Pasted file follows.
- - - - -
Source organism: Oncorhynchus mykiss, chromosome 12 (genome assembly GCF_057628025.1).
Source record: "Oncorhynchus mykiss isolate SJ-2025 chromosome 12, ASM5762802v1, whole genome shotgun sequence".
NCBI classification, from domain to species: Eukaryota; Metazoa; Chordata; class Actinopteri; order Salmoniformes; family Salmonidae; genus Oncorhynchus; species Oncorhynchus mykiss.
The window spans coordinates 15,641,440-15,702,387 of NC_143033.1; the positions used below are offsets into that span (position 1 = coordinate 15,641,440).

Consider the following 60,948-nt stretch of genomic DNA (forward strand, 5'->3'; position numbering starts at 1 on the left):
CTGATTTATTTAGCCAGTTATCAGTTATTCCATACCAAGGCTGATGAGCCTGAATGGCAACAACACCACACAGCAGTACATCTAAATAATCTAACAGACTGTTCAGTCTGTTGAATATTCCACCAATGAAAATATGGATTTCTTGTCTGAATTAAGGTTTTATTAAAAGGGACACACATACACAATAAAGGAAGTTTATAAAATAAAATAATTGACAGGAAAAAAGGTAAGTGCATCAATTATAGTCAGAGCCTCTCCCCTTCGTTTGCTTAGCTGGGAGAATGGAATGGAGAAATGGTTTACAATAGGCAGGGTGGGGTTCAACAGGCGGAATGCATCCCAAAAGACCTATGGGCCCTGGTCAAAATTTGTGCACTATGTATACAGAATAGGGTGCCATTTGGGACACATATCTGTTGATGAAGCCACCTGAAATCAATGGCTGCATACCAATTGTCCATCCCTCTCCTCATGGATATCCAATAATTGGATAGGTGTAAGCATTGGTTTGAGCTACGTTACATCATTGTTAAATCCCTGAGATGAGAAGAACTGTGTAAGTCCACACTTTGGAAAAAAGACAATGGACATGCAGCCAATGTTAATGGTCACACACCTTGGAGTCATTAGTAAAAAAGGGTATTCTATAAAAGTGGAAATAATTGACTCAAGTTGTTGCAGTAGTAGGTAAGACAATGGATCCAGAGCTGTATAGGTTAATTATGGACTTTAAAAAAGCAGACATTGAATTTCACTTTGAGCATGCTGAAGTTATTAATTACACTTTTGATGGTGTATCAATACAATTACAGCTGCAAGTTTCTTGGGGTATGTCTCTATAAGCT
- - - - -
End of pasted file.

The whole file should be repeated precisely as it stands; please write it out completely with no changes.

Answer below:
Source organism: Oncorhynchus mykiss, chromosome 12 (genome assembly GCF_057628025.1).
Source record: "Oncorhynchus mykiss isolate SJ-2025 chromosome 12, ASM5762802v1, whole genome shotgun sequence".
NCBI classification, from domain to species: Eukaryota; Metazoa; Chordata; class Actinopteri; order Salmoniformes; family Salmonidae; genus Oncorhynchus; species Oncorhynchus mykiss.
The window spans coordinates 15,641,440-15,702,387 of NC_143033.1; the positions used below are offsets into that span (position 1 = coordinate 15,641,440).

Consider the following 60,948-nt stretch of genomic DNA (forward strand, 5'->3'; position numbering starts at 1 on the left):
CTGATTTATTTAGCCAGTTATCAGTTATTCCATACCAAGGCTGATGAGCCTGAATGGCAACAACACCACACAGCAGTACATCTAAATAATCTAACAGACTGTTCAGTCTGTTGAATATTCCACCAATGAAAATATGGATTTCTTGTCTGAATTAAGGTTTTATTAAAAGGGACACACATACACAATAAAGGAAGTTTATAAAATAAAATAATTGACAGGAAAAAAGGTAAGTGCATCAATTATAGTCAGAGCCTCTCCCCTTCGTTTGCTTAGCTGGGAGAATGGAATGGAGAAATGGTTTACAATAGGCAGGGTGGGGTTCAACAGGCGGAATGCATCCCAAAAGACCTATGGGCCCTGGTCAAAATTTGTGCACTATGTATACAGAATAGGGTGCCATTTGGGACACATATCTGTTGATGAAGCCACCTGAAATCAATGGCTGCATACCAATTGTCCATCCCTCTCCTCATGGATATCCAATAATTGGATAGGTGTAAGCATTGGTTTGAGCTACGTTACATCATTGTTAAATCCCTGAGATGAGAAGAACTGTGTAAGTCCACACTTTGGAAAAAAGACAATGGACATGCAGCCAATGTTAATGGTCACACACCTTGGAGTCATTAGTAAAAAAGGGTATTCTATAAAAGTGGAAATAATTGACTCAAGTTGTTGCAGTAGTAGGTAAGACAATGGATCCAGAGCTGTATAGGTTAATTATGGACTTTAAAAAAGCAGACATTGAATTTCACTTTGAGCATGCTGAAGTTATTAATTACACTTTTGATGGTGTATCAATACAATTACAGCTGCAAGTTTCTTGGGGTATGTCTCTATAAGCT